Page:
Eric: Yeah, that's what I was just thinking of and I was, I'm thinking of some of the clients that we work with but also the time at 11 Fs it was relatively earlier stage because we were building greenfield propositions and so I guess it really wasn't in, it's such a different thing because we weren't our own product, we were building other people's products and it was a consulting business model. I think it probably does, design is not marketing that it is a part of marketing but it's also a part of product. And typically the design person in that squad or whoever's zoning that role is not going to be solving the job to be done that I think marketing needs to do, which is essentially, of course there's kind of the go to market and the communications and the advertising, which is a lot of what non-marketing people think marketing is. But fundamentally marketing is about connecting the product to the customer. And so there needs to be someone having done a lot of these interviews and I'm sure it gets talked about so much, particularly in the FS industry how do you be more customer centric? To me, of course you want that flowing throughout the culture and the process of everything that you do. And every business has their own ways of doing that. But fundamentally I see that as a responsibility of marketing, or at least I should say good marketing functions, good CMOs, good heads of marketing, good marketeers make the businesses they work for more customer centric. So I think it's actually an interesting conversation. I didn't know I, I didn't know were going to bring it up. I didn't know I was going to ask the question, but I'm definitely going to be thinking more about this because how should marketing fit into that squad model if that's kind of being adopted by a lot of challenger or even incumbent businesses now. I think that's a really interesting prompt and potentially something for us to think about and maybe put something out about. I'm sure there's stuff out there already but yeah, I definitely want to look into that.
Richard: Yeah, cause I think I'd say that pretty much every, yeah, startup I know in FinTech is using this model and I think you are seeing a lot more of the incumbents move this way certainly for their spinoff greenfield stuff, but I think also in the main core as well. So there is definitely interesting question out there and I agree with you. The CMO definitely should, has to be a customer champion and often does a lot of the not the user design type stuff where you're doing that sort of design research, but the kind of wider understanding of the customer experience, your metrics on that typically owns, certainly with us is about hundred driven in the marketing department. And there's that massive feedback loopers to if you want to have top in market customer experience, if you're doing that already, great, but where do you improve from there to keep top of the market? If you're not top of the market, what the hell is it you're missing to make sure you are top of market? So yeah, I think it's so interesting there. Yeah, I think an interesting question org design wise and don't think we've cracked right now.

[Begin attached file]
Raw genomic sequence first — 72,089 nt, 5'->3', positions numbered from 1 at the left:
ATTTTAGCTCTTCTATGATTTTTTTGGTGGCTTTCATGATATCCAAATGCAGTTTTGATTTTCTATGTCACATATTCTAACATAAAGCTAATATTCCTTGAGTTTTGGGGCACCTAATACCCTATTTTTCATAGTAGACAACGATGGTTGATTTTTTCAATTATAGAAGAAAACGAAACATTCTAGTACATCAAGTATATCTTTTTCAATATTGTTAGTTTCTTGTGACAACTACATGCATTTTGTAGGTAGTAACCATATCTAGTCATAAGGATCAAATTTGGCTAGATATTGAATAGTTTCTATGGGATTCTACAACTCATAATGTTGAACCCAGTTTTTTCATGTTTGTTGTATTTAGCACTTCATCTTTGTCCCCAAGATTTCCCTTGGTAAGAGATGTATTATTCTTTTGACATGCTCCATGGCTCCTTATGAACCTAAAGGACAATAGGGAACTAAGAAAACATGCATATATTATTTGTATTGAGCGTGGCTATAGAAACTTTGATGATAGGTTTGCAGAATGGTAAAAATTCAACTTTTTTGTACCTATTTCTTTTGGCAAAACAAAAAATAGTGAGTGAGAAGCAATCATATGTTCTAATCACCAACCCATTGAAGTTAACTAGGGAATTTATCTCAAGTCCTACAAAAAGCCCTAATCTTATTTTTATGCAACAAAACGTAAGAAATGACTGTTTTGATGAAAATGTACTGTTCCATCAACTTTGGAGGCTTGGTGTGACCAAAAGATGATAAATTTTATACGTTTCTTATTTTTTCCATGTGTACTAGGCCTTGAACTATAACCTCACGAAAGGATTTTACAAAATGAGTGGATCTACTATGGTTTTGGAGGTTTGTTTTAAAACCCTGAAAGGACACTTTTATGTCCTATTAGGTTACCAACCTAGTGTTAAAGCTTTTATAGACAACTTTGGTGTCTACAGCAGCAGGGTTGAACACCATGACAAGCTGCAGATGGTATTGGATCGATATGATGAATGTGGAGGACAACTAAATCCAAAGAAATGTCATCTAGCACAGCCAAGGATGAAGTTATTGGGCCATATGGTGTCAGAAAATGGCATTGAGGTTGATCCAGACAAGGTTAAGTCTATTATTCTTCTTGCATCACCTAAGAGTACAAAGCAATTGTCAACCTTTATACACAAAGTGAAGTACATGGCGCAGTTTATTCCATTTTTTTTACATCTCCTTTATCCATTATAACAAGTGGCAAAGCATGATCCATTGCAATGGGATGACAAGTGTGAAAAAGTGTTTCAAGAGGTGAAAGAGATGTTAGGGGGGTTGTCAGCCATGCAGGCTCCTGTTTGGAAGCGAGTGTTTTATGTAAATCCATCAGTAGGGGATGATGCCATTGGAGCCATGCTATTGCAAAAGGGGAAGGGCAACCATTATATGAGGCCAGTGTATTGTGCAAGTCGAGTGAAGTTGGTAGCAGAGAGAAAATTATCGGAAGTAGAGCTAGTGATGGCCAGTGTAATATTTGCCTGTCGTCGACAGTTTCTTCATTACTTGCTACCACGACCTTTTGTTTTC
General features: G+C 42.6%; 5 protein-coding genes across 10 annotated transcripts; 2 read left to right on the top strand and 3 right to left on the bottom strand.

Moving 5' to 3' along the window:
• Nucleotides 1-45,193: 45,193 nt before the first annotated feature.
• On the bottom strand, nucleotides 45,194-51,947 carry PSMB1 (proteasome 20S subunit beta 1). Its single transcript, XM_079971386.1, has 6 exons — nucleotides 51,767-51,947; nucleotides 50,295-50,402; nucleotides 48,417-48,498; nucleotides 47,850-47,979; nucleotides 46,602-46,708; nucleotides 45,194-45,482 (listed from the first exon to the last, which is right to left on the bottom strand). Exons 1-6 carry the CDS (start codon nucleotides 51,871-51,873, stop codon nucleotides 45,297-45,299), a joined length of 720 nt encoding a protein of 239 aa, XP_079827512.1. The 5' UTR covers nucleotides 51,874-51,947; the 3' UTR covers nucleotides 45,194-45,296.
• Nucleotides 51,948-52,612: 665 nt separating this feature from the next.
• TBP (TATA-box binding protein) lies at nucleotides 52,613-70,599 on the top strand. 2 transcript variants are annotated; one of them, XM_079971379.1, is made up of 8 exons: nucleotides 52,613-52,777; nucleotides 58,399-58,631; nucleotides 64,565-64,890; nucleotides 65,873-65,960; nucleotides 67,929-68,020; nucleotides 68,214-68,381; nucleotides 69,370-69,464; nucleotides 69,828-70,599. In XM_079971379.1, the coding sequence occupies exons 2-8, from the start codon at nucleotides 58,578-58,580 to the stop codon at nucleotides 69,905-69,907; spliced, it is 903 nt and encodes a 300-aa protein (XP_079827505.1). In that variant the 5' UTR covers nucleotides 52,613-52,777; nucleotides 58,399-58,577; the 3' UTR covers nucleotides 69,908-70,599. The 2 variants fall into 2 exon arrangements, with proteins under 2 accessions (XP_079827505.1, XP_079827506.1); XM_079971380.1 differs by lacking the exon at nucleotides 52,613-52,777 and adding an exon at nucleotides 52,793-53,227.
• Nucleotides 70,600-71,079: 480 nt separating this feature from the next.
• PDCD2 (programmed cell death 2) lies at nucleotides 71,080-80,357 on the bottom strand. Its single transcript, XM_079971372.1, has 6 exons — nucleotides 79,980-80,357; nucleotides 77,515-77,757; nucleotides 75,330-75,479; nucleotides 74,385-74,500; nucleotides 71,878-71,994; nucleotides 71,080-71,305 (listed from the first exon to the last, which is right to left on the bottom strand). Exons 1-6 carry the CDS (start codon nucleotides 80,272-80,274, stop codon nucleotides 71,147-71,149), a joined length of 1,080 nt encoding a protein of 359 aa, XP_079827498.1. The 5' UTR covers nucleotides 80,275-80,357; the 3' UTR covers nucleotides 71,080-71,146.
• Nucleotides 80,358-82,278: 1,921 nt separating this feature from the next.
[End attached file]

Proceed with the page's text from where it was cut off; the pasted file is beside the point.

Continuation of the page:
Eric: Yeah, and I think the other thing is much to your point of talking about the traditional incumbent 18 month waterfall processes. I think a lot of businesses treat marketing as the next step after product development when it really should be integrated. Ideally you have someone who's thinking about how the product gets brought to market while the product is being developed as opposed or a feature, whatever it might be, as opposed to developing something and then figuring out if or how it can be brought to market. I think that's really interesting as well. And actually Jason Bates is a co-founder of 11:FS We spent a lot of time together and him being at Starling and Monzo relatively early on, I think that's interesting. There was a marketing perspective at the table even if he wasn't the CMO or however long he was there. But I think both of those businesses, and I think you see it in the brand that they've built and the product that they've built, they had people that were thinking about how to build a brand that people would care about, how to build a community around what they were doing, how to bring the customer into the product development roadmap.They were thinking about those things from the very beginning. Yeah, really interesting conversation. So we probably got time for one more big question and I think that I want that to be, let's talk about the SMB market. So you know were saying, I can't remember if it was after we press recorded before we press record, but you're clearly passionate about this. It was during we pressed record the third of the economy. This clearly factored into you choosing to go to alca and take this opportunity when it comes to bringing the alca proposition to market, driving the growth of the business, how do you think about the SMB segment and the opportunities or challenges of growing a business in that space?